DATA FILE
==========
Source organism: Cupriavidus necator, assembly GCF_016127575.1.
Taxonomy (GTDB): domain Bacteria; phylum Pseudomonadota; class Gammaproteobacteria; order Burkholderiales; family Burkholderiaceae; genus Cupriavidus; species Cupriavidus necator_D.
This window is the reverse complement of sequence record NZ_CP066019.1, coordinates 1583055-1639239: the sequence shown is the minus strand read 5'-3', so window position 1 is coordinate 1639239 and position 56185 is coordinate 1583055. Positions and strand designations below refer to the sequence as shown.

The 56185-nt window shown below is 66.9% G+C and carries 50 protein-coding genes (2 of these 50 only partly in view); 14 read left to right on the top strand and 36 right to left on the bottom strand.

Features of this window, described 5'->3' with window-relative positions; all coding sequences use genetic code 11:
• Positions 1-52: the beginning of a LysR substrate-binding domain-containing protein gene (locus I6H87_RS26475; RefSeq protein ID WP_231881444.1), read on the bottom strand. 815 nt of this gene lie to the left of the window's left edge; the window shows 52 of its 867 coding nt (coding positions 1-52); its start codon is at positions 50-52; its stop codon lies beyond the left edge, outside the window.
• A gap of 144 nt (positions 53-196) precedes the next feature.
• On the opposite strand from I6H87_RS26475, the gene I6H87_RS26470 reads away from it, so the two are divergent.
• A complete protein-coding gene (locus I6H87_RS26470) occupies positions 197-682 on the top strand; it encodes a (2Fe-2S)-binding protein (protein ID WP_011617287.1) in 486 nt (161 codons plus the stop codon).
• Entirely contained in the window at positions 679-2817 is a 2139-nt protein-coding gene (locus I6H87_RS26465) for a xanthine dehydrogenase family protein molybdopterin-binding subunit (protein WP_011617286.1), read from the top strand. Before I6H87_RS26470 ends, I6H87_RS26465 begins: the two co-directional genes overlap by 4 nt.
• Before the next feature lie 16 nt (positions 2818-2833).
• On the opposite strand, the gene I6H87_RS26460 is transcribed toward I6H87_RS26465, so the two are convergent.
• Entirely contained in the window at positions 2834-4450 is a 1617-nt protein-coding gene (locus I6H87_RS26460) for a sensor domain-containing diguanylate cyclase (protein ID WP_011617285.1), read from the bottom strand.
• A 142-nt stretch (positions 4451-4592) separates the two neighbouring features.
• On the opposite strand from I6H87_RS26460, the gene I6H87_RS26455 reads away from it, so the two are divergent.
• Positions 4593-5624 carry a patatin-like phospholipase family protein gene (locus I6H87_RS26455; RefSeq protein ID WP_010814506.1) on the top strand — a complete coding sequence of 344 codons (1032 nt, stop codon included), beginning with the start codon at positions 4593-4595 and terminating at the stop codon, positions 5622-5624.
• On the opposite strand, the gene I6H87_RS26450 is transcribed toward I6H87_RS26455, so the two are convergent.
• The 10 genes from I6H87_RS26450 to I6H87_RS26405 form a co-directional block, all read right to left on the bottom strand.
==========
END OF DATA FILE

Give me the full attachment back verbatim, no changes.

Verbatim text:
Source organism: Cupriavidus necator, assembly GCF_016127575.1.
Taxonomy (GTDB): domain Bacteria; phylum Pseudomonadota; class Gammaproteobacteria; order Burkholderiales; family Burkholderiaceae; genus Cupriavidus; species Cupriavidus necator_D.
This window is the reverse complement of sequence record NZ_CP066019.1, coordinates 1583055-1639239: the sequence shown is the minus strand read 5'-3', so window position 1 is coordinate 1639239 and position 56185 is coordinate 1583055. Positions and strand designations below refer to the sequence as shown.

The 56185-nt window shown below is 66.9% G+C and carries 50 protein-coding genes (2 of these 50 only partly in view); 14 read left to right on the top strand and 36 right to left on the bottom strand.

Features of this window, described 5'->3' with window-relative positions; all coding sequences use genetic code 11:
• Positions 1-52: the beginning of a LysR substrate-binding domain-containing protein gene (locus I6H87_RS26475; RefSeq protein ID WP_231881444.1), read on the bottom strand. 815 nt of this gene lie to the left of the window's left edge; the window shows 52 of its 867 coding nt (coding positions 1-52); its start codon is at positions 50-52; its stop codon lies beyond the left edge, outside the window.
• A gap of 144 nt (positions 53-196) precedes the next feature.
• On the opposite strand from I6H87_RS26475, the gene I6H87_RS26470 reads away from it, so the two are divergent.
• A complete protein-coding gene (locus I6H87_RS26470) occupies positions 197-682 on the top strand; it encodes a (2Fe-2S)-binding protein (protein ID WP_011617287.1) in 486 nt (161 codons plus the stop codon).
• Entirely contained in the window at positions 679-2817 is a 2139-nt protein-coding gene (locus I6H87_RS26465) for a xanthine dehydrogenase family protein molybdopterin-binding subunit (protein WP_011617286.1), read from the top strand. Before I6H87_RS26470 ends, I6H87_RS26465 begins: the two co-directional genes overlap by 4 nt.
• Before the next feature lie 16 nt (positions 2818-2833).
• On the opposite strand, the gene I6H87_RS26460 is transcribed toward I6H87_RS26465, so the two are convergent.
• Entirely contained in the window at positions 2834-4450 is a 1617-nt protein-coding gene (locus I6H87_RS26460) for a sensor domain-containing diguanylate cyclase (protein ID WP_011617285.1), read from the bottom strand.
• A 142-nt stretch (positions 4451-4592) separates the two neighbouring features.
• On the opposite strand from I6H87_RS26460, the gene I6H87_RS26455 reads away from it, so the two are divergent.
• Positions 4593-5624 carry a patatin-like phospholipase family protein gene (locus I6H87_RS26455; RefSeq protein ID WP_010814506.1) on the top strand — a complete coding sequence of 344 codons (1032 nt, stop codon included), beginning with the start codon at positions 4593-4595 and terminating at the stop codon, positions 5622-5624.
• On the opposite strand, the gene I6H87_RS26450 is transcribed toward I6H87_RS26455, so the two are convergent.
• The 10 genes from I6H87_RS26450 to I6H87_RS26405 form a co-directional block, all read right to left on the bottom strand.